Classical and Ancient Near Eastern Studies

College of Letters & Science


  • Petra, Jordan
  • Roman Coliseum
  • Palmyrene Aramaic Text
  • Roman Forum
  • The Colonnaded Street at Apamea

The Department of Classical and Ancient Near Eastern Studies at the University of Wisconsin in Madison was created as one of the university’s original academic units in 1850, when the Board of Regents established a Professorship of Ancient Languages and Literature. While remaining faithful to the linguistic, historical, and philological foundations of our field, students and faculty also conduct research in such varied areas as Gender Studies, Literary Theory, Translation Studies, and Classical Reception. We are a vibrant and supportive community of professors, graduate students, and undergraduates, committed to the study of the ancient Mediterranean and Near East, and to the training of new generations of teachers and scholars.


Madison Central Public Library, 201 W. Mifflin Street

Humanities Without Borders features Professor of Classical Studies Emily Wilson, University of Pennsylvania. 


Old Madison Room, Memorial Union

Learn about the career paths of various Classics alumni.

Details to follow.

104 Van Hise Hall

Professor Debbie Felton, University of Massachusetts-Amherst, is giving a lecture on ancient serial killers.

We often think of serial killers as a modern phenomenon, but classical myth and history provide many examples that...

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Join us for a public lecture featuring Visiting Assistant Professor Katherine De Boer, Department of Classical Studies at Indiana University-Bloomington.

Details to follow!


Join us for a public lecture featuring Professor of Art History, Penelope Davies, University of Texas at Austin.

Details to follow!


CANES alumna, Katherine Bonesho, (Hebrew Bible, Ph.D. 2018) explores indisciplinary study of the ancient world with her former office-mate and fellow alumna, Rachel Hart (Classics, Ph.D. 2018).

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Associate Professor Alex Dressler's article, "Seeing (not) seeing: the phenomenology of deviant standpoint as a function of gender and class in Paulinus of Nola, Poems 18" has been published on the European network on Gender Studies in Antiquity or EuGeStA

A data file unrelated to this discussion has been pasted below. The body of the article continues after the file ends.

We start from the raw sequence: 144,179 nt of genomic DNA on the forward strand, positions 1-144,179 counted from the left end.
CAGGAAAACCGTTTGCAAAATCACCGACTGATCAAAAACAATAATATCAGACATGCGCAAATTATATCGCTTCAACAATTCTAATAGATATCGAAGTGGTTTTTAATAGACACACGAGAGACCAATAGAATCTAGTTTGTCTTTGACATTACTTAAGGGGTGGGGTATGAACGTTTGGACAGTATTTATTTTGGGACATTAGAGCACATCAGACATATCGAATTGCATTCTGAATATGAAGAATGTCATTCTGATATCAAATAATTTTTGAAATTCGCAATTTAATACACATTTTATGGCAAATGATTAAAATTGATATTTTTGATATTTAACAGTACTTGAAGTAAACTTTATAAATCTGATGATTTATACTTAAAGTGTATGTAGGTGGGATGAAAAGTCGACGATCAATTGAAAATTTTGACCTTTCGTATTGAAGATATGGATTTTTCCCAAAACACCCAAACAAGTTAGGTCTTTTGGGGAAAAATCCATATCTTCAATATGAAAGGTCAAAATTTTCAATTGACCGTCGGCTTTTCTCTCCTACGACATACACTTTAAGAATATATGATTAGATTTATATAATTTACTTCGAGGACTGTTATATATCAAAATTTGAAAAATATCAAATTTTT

Learn more about EuGeStA.


Professor James McKeown's Honors course, "Ancient Medicine" is part of a First-Year Interest Group (FIG) discussed in the latest Honors Newsletter.

Hear from students taking the course and learn more about FIGS and Professor McKeown, too!


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The Institute for Research in the Humanities (IRH) awarded Professor Laura McClure a Senior Fellowship to begin in 2019-2020. 

Senior Fellowships are funded by the College of Letters and Science and recognize tenured faculty members in the College who are engaged in innovative research in the humanities.

McClure will be...

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Editors: Jeffrey Beneker and Craig A. Gibson

Progymnasmata, preliminary exercises in the study of declamation, were the cornerstone of elite education from Hellenistic through Byzantine times. Using material from Greek literary, mythological, and historical traditions, students and writers composed examples ranging from simple fables to complex arguments about fictional laws. In the Byzantine period, the spectrum of source material expanded to include the Bible and Christian hagiography and theology.